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Congressional Democrats press Trump to ramp up testing before reopening economy

Members of Congress joined the chorus of those saying much more testing is needed before the country can begin getting back to normal.
Image: President Donald Trump arrives for the daily coronavirus task force briefing in the Rose Garden
President Donald Trump arrives for the daily coronavirus task force briefing in the Rose Garden on Wednesday, April 15, 2020.Leah Millis / Reuters

WASHINGTON — On two phone calls with President Donald Trump, congressional Democrats on Thursday pressed him to wait until widespread coronavirus testing is available before issuing federal guidance to reopen the country economically, two lawmakers on the teleconferences told NBC News.

But the president insisted that the economy would have to be reopened before broad testing can be available, Sen. Mike Braun, R-Ind., told NBC News.

"We're probably not going to have enough time to get testing done at the level that many would like to see it before we really need to reopen the economy," Braun said after the president's teleconference with senators.

On an earlier call with House members, half a dozen members brought up the issue of testing, a Democratic member present told NBC News, including those who said testing is an important factor in economic recovery.

House Republican Leader Kevin McCarthy, R-Calif., was one of the members who brought up the issue, according to the Democratic lawmaker, but he struck an optimistic tone on testing, applauding Abbott Labs for working on mass production of antibody tests.

Rep. Jimmy Panetta, D-Calif., was one of the members who pressed the president about testing.

"He wants to open up the economy and in fact he said that he wants to open it up with a boom," Panetta said. "And my question to him when it came my turn to talk was basically letting him know look, all of us want the economy to open up but we want to make sure we are ready to open it up."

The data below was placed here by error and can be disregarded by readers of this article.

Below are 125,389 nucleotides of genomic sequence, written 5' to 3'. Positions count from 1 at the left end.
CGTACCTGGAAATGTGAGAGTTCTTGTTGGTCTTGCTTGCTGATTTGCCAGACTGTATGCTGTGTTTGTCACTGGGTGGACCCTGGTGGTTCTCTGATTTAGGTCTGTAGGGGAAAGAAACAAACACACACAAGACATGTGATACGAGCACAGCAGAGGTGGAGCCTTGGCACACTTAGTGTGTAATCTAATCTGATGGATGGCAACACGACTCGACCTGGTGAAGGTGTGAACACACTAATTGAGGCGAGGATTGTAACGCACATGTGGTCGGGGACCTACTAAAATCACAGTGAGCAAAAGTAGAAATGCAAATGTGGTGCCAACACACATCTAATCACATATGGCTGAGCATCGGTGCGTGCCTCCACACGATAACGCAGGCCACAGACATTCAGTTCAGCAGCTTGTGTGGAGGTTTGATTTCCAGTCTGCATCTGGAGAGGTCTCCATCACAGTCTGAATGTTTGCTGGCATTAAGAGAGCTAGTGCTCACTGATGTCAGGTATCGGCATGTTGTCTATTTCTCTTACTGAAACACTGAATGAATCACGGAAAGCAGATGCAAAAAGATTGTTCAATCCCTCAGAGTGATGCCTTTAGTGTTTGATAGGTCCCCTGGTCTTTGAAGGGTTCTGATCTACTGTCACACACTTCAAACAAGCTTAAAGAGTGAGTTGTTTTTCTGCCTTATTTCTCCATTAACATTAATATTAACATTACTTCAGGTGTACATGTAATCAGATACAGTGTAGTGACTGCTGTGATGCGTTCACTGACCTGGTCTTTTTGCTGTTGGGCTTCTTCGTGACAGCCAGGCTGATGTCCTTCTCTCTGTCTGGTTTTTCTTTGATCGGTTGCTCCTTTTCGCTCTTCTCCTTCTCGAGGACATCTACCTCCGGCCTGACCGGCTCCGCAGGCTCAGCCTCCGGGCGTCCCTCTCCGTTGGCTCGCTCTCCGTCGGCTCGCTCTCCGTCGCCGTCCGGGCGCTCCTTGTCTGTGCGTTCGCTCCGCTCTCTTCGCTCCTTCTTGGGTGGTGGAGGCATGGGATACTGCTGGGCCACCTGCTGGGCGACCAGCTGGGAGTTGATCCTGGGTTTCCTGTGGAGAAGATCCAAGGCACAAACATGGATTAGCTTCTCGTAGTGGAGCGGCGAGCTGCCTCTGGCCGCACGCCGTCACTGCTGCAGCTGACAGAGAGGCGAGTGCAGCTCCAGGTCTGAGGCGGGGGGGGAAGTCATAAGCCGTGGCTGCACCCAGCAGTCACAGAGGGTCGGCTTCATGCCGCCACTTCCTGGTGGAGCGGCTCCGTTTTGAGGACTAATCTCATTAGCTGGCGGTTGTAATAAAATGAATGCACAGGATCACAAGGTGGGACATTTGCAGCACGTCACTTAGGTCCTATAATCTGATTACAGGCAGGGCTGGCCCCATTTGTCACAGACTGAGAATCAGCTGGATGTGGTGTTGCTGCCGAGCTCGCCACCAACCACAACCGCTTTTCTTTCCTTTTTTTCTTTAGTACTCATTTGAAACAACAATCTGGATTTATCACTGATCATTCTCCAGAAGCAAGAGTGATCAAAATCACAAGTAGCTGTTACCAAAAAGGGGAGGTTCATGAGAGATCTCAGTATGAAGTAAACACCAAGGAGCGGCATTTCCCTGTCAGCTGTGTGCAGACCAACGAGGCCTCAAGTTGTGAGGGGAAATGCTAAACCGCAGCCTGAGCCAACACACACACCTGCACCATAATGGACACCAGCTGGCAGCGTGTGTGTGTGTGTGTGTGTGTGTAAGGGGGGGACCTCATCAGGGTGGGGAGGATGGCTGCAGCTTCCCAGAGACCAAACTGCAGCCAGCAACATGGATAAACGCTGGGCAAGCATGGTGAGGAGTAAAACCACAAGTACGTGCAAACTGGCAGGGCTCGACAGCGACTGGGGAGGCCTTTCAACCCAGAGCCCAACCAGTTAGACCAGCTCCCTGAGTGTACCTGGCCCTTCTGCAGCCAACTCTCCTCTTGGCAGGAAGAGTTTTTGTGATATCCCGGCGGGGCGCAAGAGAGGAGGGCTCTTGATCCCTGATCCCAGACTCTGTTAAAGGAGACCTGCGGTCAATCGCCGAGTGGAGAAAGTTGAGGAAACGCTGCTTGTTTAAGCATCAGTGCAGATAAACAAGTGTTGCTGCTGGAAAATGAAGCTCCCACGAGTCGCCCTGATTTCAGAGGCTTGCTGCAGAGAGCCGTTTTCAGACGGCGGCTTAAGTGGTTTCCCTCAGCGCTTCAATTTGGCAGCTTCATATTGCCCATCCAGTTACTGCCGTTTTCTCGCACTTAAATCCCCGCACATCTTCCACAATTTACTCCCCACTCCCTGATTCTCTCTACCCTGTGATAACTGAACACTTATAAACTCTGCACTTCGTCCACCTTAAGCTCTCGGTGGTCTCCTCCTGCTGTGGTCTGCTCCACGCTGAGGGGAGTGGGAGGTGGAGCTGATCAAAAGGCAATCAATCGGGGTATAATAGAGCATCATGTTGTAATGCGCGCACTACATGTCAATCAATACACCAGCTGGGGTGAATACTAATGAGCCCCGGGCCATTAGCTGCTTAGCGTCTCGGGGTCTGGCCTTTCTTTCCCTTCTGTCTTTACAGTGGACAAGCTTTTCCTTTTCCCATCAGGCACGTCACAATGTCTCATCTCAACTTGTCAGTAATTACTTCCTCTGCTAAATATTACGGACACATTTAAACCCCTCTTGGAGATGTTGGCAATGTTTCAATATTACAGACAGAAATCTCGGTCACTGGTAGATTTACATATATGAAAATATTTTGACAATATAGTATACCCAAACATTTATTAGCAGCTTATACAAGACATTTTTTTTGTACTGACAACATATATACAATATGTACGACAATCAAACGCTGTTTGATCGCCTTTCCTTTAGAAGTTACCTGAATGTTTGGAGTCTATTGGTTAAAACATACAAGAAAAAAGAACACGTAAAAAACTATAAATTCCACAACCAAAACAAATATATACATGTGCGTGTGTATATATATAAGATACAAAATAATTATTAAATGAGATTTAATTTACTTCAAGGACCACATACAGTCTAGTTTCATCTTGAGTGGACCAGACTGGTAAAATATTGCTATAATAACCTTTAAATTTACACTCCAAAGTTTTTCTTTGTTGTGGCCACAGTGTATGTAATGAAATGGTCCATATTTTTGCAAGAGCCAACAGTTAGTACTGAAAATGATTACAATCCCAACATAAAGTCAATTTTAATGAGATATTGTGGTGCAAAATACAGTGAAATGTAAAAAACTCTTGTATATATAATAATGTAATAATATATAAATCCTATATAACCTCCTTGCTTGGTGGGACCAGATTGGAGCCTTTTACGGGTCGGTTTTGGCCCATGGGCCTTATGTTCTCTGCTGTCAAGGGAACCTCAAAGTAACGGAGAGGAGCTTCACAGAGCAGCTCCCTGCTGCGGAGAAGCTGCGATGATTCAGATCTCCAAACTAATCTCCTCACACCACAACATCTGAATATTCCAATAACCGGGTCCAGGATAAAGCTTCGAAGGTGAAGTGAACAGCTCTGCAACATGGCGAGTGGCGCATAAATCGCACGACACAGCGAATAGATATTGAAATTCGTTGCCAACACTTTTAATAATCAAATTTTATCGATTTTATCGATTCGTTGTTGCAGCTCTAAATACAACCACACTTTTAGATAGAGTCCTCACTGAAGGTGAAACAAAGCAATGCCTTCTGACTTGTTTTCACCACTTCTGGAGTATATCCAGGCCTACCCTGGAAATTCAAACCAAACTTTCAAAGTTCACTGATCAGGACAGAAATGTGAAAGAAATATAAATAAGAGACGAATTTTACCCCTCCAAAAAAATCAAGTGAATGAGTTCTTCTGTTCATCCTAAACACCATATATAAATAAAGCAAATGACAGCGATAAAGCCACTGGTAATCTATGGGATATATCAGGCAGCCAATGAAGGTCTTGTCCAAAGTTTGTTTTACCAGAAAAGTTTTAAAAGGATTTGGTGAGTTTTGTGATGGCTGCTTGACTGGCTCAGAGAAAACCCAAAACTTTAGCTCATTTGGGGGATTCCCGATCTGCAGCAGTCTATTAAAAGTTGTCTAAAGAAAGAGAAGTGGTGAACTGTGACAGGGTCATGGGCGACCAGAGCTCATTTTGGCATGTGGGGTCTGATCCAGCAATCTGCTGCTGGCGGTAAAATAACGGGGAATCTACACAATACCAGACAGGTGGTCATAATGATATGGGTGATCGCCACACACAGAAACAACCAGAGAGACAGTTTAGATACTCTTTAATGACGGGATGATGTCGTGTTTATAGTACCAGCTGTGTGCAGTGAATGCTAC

The two teleconferences — one with a bipartisan group of House members and the other with a bipartisan group of Senators — were convened by the White House who named members for a congressional task force to help in efforts to reopen the economy. Trump spoke for a few minutes at the top of each call and then took questions from lawmakers. Vice President Mike Pence attended and answered some questions as well.

House Democrats on their call also pressed the president to ensure that health care professionals be part of the decision-making process before social distancing restrictions start to be loosened, according to one lawmaker. Pence told House members that health experts would be part of the process. And Senate Democrats also pressed the president to coordinate with governors and local officials, according to the Senate Democratic aide.

The president didn't take an aggressive tone on the call with House members, according to another lawmaker on the call. McCarthy told reporters Thursday that nearly all the members thanked the president for his handling of the pandemic.

"Almost everyone I heard thanked him from the beginning of what he was able to provide — from ventilators to the Navy ships to building hospitals in those regions and the PPE," McCarthy said.

But the tone of the call with senators was more tense. Senate Republicans expressed concern with economic damage if government officials wait too long. "We're going to have irreparable damage in terms of demand and supply destruction," Braun said.

Republicans suggested that a "rolling, smart restart" could work, reopening areas in phases. Braun said the president agreed.

But Democratic Sens. Martin Heinrich of New Mexico, Tom Carper of Delaware, Richard Durbin of Illinois and Kyrsten Sinema of Arizona were firm about the necessity of testing, according to a Democratic aide who works for one senator on the call.

It's unclear what the congressional task force will be charged with doing. "There are certainly no guarantees this task force will be adequately empowered to right the ship," Rep. Derek Kilmer, D-Wash., said in a statement.

Members of Congress aren't the only ones urging that testing be massively scaled up before reopening the economy. Business leaders have voiced support for that as well in recent days.

Jonathan Allen and Haley Talbot contributed.